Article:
Soil carbon and material fluxes across the eroding Alaska Beaufort Sea coastline Academic Article uri icon

abstract

  • Carbon, nitrogen, and material fluxes were quantified at 48 sampling locations along the 1957 km coastline of the Beaufort Sea, Alaska. Landform characteristics, soil stratigraphy, cryogenic features, and ice contents were determined for each site. Erosion rates for the sites were quantified using satellite images and aerial photos, and the rates averaged across the coastline increased from 0.6 m yr-1 during circa 1950-1980 to 1.2 m yr -1 during circa 1980-2000. Soils were highly cryoturbated, and organic carbon (OC) stores ranged from 13 to 162 kg OC m-2 in banks above sea level and averaged 63 kg OC m-2 over the entire coastline. Long-term (1950-2000) annual lateral fluxes due to erosion were estimated at -153 Gg OC, -7762 Mg total nitrogen, -2106 Tg solids, and -2762 Tg water. Total land area loss along the Alaska Beaufort Sea coastline was estimated at 203 ha yr-1. We found coastal erosion rates, bank heights, soil properties, and material stores and fluxes to be extremely variable among sampling sites. In comparing two classification systems used to classifying coastline types from an oceanographic, coastal morphology perspective and geomorphic units from a terrestrial, soils perspective, we found both systems were effective at differentiating significant differences among classes for most material stores, but the coastline classification did not find significant differences in erosion rates because it lacked differentiation of soil texture. Copyright 2011 by the American Geophysical Union.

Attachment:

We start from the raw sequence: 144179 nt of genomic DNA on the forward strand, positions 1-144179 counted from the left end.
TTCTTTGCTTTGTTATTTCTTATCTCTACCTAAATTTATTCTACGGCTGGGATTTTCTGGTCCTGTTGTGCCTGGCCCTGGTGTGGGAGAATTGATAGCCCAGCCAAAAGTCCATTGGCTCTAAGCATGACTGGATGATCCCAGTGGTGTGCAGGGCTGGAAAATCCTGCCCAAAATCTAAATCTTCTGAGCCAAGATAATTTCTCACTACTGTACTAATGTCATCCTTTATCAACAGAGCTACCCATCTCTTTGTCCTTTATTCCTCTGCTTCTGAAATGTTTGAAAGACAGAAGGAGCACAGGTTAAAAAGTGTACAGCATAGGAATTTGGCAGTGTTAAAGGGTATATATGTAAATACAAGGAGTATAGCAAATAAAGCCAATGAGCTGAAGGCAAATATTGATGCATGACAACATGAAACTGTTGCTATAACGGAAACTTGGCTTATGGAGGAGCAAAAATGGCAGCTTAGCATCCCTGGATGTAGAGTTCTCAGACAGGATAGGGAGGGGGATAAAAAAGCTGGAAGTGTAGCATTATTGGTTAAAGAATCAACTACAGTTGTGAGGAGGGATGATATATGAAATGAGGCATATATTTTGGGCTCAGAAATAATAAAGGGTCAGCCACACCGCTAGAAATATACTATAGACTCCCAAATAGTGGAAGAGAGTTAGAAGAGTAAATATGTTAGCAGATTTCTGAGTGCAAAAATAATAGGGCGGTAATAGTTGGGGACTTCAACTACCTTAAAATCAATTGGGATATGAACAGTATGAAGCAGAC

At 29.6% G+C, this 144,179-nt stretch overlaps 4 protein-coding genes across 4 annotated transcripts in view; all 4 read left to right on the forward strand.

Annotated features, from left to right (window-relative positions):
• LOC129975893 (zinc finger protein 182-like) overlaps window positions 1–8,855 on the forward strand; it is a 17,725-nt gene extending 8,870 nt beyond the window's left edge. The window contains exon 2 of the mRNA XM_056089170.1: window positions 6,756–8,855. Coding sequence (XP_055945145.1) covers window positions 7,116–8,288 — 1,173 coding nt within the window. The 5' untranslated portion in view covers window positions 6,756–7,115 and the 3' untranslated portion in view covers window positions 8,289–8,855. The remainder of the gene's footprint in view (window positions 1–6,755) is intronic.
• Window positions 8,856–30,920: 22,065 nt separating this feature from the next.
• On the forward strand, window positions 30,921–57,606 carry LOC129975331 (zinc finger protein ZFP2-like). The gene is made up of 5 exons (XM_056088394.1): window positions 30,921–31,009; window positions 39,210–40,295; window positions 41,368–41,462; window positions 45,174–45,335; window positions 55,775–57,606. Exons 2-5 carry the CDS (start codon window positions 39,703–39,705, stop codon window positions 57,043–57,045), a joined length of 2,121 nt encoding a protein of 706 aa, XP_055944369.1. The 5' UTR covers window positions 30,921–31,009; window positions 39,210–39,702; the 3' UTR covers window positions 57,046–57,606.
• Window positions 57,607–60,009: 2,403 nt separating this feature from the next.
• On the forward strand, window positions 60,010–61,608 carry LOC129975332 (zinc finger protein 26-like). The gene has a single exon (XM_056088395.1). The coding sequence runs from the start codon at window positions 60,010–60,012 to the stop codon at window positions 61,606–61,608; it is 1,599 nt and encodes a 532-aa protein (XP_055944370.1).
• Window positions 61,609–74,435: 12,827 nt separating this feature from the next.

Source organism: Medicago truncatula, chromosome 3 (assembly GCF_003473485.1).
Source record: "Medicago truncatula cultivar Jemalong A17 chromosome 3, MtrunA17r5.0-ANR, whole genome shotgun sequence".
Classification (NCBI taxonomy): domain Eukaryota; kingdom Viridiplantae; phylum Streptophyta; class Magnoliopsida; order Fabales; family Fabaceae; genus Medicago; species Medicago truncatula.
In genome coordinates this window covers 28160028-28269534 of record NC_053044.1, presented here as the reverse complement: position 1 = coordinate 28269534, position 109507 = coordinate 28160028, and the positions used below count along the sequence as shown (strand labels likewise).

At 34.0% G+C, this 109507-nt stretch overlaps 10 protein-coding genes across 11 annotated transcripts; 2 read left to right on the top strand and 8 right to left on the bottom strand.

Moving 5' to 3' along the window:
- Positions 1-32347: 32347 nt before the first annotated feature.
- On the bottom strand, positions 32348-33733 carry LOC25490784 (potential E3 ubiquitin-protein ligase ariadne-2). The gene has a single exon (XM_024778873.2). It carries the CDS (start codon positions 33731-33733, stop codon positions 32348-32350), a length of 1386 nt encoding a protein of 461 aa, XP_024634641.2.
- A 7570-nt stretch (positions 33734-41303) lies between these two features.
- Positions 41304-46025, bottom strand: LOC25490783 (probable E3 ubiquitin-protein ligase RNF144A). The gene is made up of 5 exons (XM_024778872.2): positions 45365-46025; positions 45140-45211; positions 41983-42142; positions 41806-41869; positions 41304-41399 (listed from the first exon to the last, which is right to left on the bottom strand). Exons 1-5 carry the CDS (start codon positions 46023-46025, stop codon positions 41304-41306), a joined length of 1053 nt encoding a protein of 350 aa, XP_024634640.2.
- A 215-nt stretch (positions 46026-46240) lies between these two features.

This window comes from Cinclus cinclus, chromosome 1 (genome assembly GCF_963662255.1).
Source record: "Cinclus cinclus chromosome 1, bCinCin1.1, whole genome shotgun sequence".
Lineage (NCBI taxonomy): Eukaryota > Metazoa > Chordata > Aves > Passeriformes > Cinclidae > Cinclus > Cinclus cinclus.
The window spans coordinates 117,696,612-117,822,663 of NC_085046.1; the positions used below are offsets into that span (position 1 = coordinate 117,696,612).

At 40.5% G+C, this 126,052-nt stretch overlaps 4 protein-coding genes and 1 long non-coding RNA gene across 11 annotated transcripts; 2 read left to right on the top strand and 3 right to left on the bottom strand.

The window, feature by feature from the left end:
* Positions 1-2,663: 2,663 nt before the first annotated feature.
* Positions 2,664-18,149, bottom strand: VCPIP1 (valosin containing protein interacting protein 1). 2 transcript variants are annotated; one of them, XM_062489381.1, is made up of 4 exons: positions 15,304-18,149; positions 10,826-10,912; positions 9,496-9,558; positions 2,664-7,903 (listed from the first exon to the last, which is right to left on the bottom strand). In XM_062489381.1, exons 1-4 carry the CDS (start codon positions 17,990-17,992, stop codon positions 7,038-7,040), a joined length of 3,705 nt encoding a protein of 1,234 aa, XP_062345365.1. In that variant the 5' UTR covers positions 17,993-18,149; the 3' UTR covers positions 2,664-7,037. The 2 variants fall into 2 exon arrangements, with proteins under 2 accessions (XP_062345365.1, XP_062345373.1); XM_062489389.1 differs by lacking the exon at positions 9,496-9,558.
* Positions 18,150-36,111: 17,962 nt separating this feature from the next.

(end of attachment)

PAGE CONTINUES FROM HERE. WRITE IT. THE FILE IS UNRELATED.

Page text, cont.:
published proceedings

  • Journal of Geophysical Research

altmetric score

  • 10

author list (cited authors)

  • Ping, C., Michaelson, G. J., Guo, L., Jorgenson, M. T., Kanevskiy, M., Shur, Y., Dou, F., & Liang, J.

citation count

  • 81

complete list of authors

  • Ping, Chien-Lu||Michaelson, Gary J||Guo, Laodong||Jorgenson, M Torre||Kanevskiy, Mikhail||Shur, Yuri||Dou, Fugen||Liang, Jingjing

publication date

  • April 2011